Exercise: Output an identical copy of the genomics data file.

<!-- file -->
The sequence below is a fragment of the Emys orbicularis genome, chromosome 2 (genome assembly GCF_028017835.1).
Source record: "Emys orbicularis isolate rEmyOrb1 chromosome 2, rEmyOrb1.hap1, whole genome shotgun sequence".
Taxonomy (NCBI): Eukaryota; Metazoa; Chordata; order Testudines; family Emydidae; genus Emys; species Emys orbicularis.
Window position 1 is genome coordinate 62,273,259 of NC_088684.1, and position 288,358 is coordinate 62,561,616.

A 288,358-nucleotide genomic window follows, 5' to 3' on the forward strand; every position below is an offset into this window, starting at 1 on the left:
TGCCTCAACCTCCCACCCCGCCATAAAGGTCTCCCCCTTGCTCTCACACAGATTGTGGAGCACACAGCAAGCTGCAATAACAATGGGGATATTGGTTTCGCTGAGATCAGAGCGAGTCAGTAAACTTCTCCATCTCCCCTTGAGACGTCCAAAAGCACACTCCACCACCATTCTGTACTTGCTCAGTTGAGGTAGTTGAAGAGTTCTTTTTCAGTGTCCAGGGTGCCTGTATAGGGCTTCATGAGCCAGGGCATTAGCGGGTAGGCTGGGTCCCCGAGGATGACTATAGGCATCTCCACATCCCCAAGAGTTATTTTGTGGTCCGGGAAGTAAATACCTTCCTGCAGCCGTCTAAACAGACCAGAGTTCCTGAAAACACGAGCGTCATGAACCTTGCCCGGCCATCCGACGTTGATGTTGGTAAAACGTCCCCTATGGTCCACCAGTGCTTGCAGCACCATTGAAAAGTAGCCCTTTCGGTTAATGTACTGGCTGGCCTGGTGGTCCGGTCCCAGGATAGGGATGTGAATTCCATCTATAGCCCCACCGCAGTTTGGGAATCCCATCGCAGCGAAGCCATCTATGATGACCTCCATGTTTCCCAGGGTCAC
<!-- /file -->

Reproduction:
The sequence below is a fragment of the Emys orbicularis genome, chromosome 2 (genome assembly GCF_028017835.1).
Source record: "Emys orbicularis isolate rEmyOrb1 chromosome 2, rEmyOrb1.hap1, whole genome shotgun sequence".
Taxonomy (NCBI): Eukaryota; Metazoa; Chordata; order Testudines; family Emydidae; genus Emys; species Emys orbicularis.
Window position 1 is genome coordinate 62,273,259 of NC_088684.1, and position 288,358 is coordinate 62,561,616.

A 288,358-nucleotide genomic window follows, 5' to 3' on the forward strand; every position below is an offset into this window, starting at 1 on the left:
TGCCTCAACCTCCCACCCCGCCATAAAGGTCTCCCCCTTGCTCTCACACAGATTGTGGAGCACACAGCAAGCTGCAATAACAATGGGGATATTGGTTTCGCTGAGATCAGAGCGAGTCAGTAAACTTCTCCATCTCCCCTTGAGACGTCCAAAAGCACACTCCACCACCATTCTGTACTTGCTCAGTTGAGGTAGTTGAAGAGTTCTTTTTCAGTGTCCAGGGTGCCTGTATAGGGCTTCATGAGCCAGGGCATTAGCGGGTAGGCTGGGTCCCCGAGGATGACTATAGGCATCTCCACATCCCCAAGAGTTATTTTGTGGTCCGGGAAGTAAATACCTTCCTGCAGCCGTCTAAACAGACCAGAGTTCCTGAAAACACGAGCGTCATGAACCTTGCCCGGCCATCCGACGTTGATGTTGGTAAAACGTCCCCTATGGTCCACCAGTGCTTGCAGCACCATTGAAAAGTAGCCCTTTCGGTTAATGTACTGGCTGGCCTGGTGGTCCGGTCCCAGGATAGGGATGTGAATTCCATCTATAGCCCCACCGCAGTTTGGGAATCCCATCGCAGCGAAGCCATCTATGATGACCTCCATGTTTCCCAGGGTCAC